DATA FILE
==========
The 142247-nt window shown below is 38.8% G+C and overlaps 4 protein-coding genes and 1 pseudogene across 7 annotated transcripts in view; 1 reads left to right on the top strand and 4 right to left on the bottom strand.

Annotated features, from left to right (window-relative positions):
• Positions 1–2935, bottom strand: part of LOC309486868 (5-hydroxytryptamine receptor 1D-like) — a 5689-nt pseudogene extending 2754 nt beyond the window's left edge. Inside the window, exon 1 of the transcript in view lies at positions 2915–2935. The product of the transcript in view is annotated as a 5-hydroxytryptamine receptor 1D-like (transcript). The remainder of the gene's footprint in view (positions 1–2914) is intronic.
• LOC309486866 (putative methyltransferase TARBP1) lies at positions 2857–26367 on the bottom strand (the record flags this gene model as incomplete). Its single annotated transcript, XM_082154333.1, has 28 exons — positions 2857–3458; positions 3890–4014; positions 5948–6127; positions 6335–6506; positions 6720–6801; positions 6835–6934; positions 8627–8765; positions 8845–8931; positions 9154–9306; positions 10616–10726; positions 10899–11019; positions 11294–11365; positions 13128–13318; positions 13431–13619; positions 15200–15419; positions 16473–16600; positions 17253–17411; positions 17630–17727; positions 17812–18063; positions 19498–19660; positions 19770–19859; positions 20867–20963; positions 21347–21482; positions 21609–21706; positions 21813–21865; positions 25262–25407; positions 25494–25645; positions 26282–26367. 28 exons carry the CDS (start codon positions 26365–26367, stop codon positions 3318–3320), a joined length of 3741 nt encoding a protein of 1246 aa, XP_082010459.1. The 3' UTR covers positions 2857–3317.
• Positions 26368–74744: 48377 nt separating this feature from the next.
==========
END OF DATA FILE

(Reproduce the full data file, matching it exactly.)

The 142247-nt window shown below is 38.8% G+C and overlaps 4 protein-coding genes and 1 pseudogene across 7 annotated transcripts in view; 1 reads left to right on the top strand and 4 right to left on the bottom strand.

Annotated features, from left to right (window-relative positions):
• Positions 1–2935, bottom strand: part of LOC309486868 (5-hydroxytryptamine receptor 1D-like) — a 5689-nt pseudogene extending 2754 nt beyond the window's left edge. Inside the window, exon 1 of the transcript in view lies at positions 2915–2935. The product of the transcript in view is annotated as a 5-hydroxytryptamine receptor 1D-like (transcript). The remainder of the gene's footprint in view (positions 1–2914) is intronic.
• LOC309486866 (putative methyltransferase TARBP1) lies at positions 2857–26367 on the bottom strand (the record flags this gene model as incomplete). Its single annotated transcript, XM_082154333.1, has 28 exons — positions 2857–3458; positions 3890–4014; positions 5948–6127; positions 6335–6506; positions 6720–6801; positions 6835–6934; positions 8627–8765; positions 8845–8931; positions 9154–9306; positions 10616–10726; positions 10899–11019; positions 11294–11365; positions 13128–13318; positions 13431–13619; positions 15200–15419; positions 16473–16600; positions 17253–17411; positions 17630–17727; positions 17812–18063; positions 19498–19660; positions 19770–19859; positions 20867–20963; positions 21347–21482; positions 21609–21706; positions 21813–21865; positions 25262–25407; positions 25494–25645; positions 26282–26367. 28 exons carry the CDS (start codon positions 26365–26367, stop codon positions 3318–3320), a joined length of 3741 nt encoding a protein of 1246 aa, XP_082010459.1. The 3' UTR covers positions 2857–3317.
• Positions 26368–74744: 48377 nt separating this feature from the next.